In Self-care

Remember when the world was going to end on May, 22nd, 2011?

I recall the months leading to that promised date. People were divided between the ecstatic and jubilant for the end of all worldly worries, while many more terrified and anxious to prepare for such apocalyptic days. One couple quit their jobs, and sold everything they owned and went on extended vacation, and many more families spent all their savings to overstock on food, water, and supplies. This frenzy of fear and despair was promoted by religious cults, conspiracy theory websites and the 24×7 news media cycles. Luckily, many more took the matter as a nonevent and were amused by this utter nonsense.

On May 23rd, the sun rose from the east as it always does, and we all woke up to the world still intact. Many people however woke up questioning their core beliefs trying to figure out what to do with unused food supplies, large debts from the impromptu vacation, and strong feelings of confusion and seething anger towards those who misled them into such beliefs.

Beliefs are concepts we live by. They are formed by our family, and environment. As we experience the world we develop our core beliefs, which inform us about the emotional wellness of our life, how we view ourselves, the world and what we expect from the world around us.

Core beliefs influence the development of our attitudes, rules and assumptions.

Attitude – it’s terrible to fail

Rule – Give up if the challenge seems too great

Assumption – if I try to do something difficult I will fail, if I avoid doing it I will be ok

Core beliefs are maintained by a concept called “Confirmatory Bias”, it is the propensity to only accept information that confirms an existing viewpoint- you ignore data that contradicts established beliefs.  A way of filtering – you fail to notice or remember events that don’t match how you see yourself or the world, this is a negative core belief system. Our beliefs can hold us hostage, which creates a constant cycle of worry.

As you go through life experiencing the world you unconsciously interpret, judge, feel and figure out what things mean.  It’s how we learn to survive in the world.  If you had a family who encouraged curiosity, risk, and gave you support and validation your inner monologue is supportive. Individuals with positive core belief systems lack the core beliefs to categorize and record negative experiences.  They only recall life data that supports existing, fact based experiences that maps positive views of themselves and the world.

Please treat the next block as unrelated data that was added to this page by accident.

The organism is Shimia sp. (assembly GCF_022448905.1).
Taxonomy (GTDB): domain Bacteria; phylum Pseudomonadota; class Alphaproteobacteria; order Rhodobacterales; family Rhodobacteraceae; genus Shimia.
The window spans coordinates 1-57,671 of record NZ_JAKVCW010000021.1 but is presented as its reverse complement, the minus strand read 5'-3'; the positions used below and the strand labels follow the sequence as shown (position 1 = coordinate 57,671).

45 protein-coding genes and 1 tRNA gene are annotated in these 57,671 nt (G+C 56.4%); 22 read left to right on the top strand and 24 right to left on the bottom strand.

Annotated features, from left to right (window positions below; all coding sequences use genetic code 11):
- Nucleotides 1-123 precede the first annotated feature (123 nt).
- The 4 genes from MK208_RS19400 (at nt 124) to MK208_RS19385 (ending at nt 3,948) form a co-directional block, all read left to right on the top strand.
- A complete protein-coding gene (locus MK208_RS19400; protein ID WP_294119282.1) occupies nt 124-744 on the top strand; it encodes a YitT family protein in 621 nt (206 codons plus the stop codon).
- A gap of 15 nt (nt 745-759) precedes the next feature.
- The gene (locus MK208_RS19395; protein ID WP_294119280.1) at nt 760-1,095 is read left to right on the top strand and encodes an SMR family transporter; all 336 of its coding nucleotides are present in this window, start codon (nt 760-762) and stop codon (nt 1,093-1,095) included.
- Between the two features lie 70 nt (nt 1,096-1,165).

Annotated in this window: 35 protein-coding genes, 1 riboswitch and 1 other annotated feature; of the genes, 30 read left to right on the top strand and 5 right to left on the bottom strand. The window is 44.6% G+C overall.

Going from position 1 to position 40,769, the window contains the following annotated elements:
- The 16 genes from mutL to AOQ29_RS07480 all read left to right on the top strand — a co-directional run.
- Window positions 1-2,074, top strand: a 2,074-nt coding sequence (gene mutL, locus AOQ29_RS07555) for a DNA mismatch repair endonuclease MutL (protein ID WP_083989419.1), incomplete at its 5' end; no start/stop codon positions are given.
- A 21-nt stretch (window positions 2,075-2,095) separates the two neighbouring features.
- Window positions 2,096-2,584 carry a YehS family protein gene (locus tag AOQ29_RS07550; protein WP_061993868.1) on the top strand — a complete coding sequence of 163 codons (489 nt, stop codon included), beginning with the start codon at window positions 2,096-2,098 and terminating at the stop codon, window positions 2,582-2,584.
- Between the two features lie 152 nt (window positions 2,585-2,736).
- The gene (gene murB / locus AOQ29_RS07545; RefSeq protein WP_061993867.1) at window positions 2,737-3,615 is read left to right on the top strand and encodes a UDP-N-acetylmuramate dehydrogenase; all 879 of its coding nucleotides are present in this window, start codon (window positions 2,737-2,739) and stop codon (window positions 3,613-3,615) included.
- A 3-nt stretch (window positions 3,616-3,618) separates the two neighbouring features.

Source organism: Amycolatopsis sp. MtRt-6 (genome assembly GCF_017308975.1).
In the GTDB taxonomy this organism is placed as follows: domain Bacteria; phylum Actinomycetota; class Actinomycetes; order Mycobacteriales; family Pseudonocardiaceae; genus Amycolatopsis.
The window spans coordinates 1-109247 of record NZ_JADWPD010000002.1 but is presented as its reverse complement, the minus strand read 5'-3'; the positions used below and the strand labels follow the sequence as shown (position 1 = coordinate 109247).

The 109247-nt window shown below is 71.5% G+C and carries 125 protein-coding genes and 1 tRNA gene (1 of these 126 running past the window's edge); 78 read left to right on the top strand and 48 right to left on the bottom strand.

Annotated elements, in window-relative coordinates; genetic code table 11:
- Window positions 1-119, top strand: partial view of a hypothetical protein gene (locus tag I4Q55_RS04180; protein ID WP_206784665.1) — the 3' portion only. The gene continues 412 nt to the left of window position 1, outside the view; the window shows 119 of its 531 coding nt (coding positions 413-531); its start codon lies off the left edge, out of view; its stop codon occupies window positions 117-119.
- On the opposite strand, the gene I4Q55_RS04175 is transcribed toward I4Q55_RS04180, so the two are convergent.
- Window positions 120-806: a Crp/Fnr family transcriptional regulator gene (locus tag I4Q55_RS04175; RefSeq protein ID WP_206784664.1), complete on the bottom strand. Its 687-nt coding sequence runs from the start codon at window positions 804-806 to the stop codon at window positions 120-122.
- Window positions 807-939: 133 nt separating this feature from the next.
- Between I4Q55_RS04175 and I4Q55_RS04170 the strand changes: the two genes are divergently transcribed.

If you have a family where there was low support your inner monologue will be negative reflecting your rules about yourself and the world.  Some of the rules that we create through our core belief system become a major source of our anxiety and may take one or more of the following themes:

  • The world is not safe
  • I have to be perfect or I will be rejected
  • I need to read people’s minds and give them what they want or I will be rejected
  • No one wants to hear my feelings
  • Do not ask for anything, no one wants to give it to you
  • Life is unfair, don’t expect too much

Worrying is one of the many symptoms of many anxiety disorders that has been formally defined in the DSM-5.

Here are few steps to explore your core belief system:

  • Keep a diary to track your strong emotions such as guilt, depression, anger, anxiety. For example:

Feeling: anger

Situation: waited for friends and they wasted my time

Monologue: they don’t care about me or respect my time

  • Take this and review it with a therapist or a friend and look for themes to explore positive vs negative occurrences and gain an understanding of your core beliefs.
  • This will give you the freedom to choose what beliefs you want to accept and what you want to reject.


Author: Mary Haroun, LCSW, LCADC – Footprints to Recovery

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